Plastic 20-Ounce Coke Bottle Creates Huge Profits For Coca-Cola And Huge Costs For America's Cities

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Plastic 20-Ounce Coke Bottle Creates Huge Profits For Coca-Cola And Huge Costs For America's Cities

Group calls on Coca-Cola chairman Ivester to cut plastic bottle waste by making new bottles out of old bottles

ARLINGTON, DC -- (November 12, 1998) Plastic 16 and 20-ounce soda bottles which were non-existent ten years ago, now make up 14 percent of the soft drink market. But the same plastic bottles that generate huge profits for the Coca-Cola Company and its bottlers create huge costs for cities, according to The Container Recycling Institute (CRI), a nonprofit, education organization that studies container and packaging waste issues.

What is fueling the growth of the 20-ounce no-return plastic bottle? "The answer is simple," said Pat Franklin, Executive Director of CRI. "Profits! The single-serve plastic bottle brings a profit of $5.34 for the bottler and $8.86 per case for the retailer. A bottler has to sell 26 cases of cans for every single case of 20-ounce plastic bottles to make the same dollar profit."

According to CRI, an estimated 10 billion plastic Coke bottles were sold last year in the U.S., more than 6 billion of which were disposed of at taxpayer expense. The group is calling on Mr. M. Doug Ivester, Chairman and CEO of, The Coca-Cola Company, to recycle old bottles into new bottles to reduce the waste going to landfills and incinerators and save municipal governments what CRI estimates is tens of millions of dollars a year in disposal costs.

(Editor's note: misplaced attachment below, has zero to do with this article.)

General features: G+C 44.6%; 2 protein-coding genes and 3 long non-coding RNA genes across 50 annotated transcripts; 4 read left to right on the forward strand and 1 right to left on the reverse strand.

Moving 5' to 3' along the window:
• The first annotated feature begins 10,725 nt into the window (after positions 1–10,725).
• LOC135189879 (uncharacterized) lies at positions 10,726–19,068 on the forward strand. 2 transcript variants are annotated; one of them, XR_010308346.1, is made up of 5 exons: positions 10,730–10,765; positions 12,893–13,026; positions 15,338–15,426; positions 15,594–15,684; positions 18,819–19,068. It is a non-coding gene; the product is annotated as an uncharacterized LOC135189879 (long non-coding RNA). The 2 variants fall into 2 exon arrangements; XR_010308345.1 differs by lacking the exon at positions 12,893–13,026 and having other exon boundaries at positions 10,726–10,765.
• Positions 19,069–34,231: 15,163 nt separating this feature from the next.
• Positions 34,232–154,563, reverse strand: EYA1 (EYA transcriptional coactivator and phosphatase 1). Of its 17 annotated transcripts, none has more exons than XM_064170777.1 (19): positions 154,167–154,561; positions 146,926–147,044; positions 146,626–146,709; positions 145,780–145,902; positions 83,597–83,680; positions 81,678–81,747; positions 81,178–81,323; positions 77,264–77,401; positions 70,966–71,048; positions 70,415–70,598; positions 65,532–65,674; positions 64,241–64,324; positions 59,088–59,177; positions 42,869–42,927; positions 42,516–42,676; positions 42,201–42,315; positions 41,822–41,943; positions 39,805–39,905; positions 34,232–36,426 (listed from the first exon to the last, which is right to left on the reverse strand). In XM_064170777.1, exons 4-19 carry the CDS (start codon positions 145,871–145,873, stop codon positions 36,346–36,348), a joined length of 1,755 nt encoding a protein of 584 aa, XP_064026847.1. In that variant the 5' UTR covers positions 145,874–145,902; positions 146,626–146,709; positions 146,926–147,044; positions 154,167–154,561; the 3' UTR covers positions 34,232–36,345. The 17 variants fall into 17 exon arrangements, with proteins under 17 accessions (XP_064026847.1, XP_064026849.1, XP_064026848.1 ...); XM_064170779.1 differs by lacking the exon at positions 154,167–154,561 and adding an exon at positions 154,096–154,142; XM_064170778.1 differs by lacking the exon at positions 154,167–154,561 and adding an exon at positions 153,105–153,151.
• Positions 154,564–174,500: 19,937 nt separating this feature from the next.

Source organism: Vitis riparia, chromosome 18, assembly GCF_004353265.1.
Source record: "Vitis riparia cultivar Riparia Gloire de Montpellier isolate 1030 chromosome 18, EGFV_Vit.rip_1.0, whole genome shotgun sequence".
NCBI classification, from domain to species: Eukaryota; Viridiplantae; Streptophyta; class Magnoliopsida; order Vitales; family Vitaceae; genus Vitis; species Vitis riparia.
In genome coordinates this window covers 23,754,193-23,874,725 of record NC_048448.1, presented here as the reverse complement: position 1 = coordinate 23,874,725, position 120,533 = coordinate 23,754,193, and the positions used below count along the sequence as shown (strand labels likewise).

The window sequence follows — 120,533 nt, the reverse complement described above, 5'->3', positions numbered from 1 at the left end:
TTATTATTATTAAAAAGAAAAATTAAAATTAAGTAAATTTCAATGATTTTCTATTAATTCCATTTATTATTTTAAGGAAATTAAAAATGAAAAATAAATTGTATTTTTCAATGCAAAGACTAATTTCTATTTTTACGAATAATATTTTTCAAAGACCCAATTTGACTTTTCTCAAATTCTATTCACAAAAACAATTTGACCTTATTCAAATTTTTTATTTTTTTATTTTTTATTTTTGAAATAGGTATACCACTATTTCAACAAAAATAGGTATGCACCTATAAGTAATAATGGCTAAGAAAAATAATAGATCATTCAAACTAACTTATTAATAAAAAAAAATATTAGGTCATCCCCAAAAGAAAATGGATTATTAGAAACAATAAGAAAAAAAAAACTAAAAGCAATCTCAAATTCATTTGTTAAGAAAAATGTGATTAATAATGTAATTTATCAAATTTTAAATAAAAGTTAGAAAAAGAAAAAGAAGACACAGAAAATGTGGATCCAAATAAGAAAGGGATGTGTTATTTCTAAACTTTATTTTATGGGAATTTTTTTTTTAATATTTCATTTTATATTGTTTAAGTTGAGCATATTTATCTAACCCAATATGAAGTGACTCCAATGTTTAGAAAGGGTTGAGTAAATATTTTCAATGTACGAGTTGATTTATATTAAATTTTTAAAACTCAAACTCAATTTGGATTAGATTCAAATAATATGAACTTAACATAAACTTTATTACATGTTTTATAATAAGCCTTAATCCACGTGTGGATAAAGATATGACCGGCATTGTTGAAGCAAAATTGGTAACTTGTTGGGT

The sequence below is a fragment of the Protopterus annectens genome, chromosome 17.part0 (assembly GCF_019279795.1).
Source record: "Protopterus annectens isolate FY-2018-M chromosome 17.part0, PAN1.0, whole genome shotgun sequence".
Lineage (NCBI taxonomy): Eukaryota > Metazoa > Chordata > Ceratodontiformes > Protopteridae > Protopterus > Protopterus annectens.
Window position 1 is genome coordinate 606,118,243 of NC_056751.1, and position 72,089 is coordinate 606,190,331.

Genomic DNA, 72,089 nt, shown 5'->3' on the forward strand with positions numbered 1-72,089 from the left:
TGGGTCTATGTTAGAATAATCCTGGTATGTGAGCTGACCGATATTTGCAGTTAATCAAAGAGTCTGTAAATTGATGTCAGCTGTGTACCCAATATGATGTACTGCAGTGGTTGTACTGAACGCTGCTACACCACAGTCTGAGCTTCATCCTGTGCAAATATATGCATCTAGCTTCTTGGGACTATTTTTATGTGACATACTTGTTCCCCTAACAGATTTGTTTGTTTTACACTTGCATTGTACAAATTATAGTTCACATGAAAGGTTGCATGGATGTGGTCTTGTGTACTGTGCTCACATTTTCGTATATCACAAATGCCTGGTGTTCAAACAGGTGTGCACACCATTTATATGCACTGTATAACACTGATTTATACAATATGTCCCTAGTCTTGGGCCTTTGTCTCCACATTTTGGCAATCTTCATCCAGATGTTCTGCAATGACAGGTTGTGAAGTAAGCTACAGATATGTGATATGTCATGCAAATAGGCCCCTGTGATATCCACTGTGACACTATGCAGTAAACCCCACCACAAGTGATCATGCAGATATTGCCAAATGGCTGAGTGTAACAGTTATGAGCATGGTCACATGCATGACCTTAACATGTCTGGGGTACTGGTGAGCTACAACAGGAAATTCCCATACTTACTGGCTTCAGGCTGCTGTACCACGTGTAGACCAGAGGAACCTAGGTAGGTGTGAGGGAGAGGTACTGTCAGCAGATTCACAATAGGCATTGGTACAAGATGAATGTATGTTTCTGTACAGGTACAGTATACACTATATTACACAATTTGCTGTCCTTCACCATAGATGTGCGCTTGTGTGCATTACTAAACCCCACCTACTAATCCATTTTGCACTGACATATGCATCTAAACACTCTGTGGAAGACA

"We hope to draw attention to the waste taxpayers are left to deal with after the world's leading soft drink manufacturer pockets the profits from their plastic bottle," said Franklin. Along with the GrassRoots Recycling Network and dozens of other environmental groups and recyclers we are urging the millions of Coke consumers who also recycle, to join the COKE - TAKE IT BACK! campaign by mailing back their plastic soda bottles to The Coca-Cola Company. The message to Coke is, "Take this bottle and make it into a new bottle."

Franklin says that the Coca-Cola Company alone could keep about 200 million pounds of soda bottles out of the waste stream next year if they used just 25 percent recycled content in their plastic bottles. "This would also boost the recycling rate for plastic soda bottles which has dropped every year for the past three years and is now at just 36 percent," she said.

She noted that the plastic soda bottle has made the glass soda bottle an 'antique' and is poised to do the same to the aluminum can. "Both glass bottles and aluminum cans are made with recycled materials," said Franklin, "and we want Coke to make their plastic bottles out of old bottles. They're doing it in Australia and other countries and they can do it here in their own backyard?"

"The next time you say, "Coca-Cola", just remember that in the one second it took you to say those two words, 200 plastic Coke bottles were dumped in a landfill somewhere in the USA -- 200 every second, 700,000 every hour, 17 million every day, more than 6 billion every year -- all at taxpayers expense. It's 'corporate subsidy' and a 'solid waste'," said Franklin.



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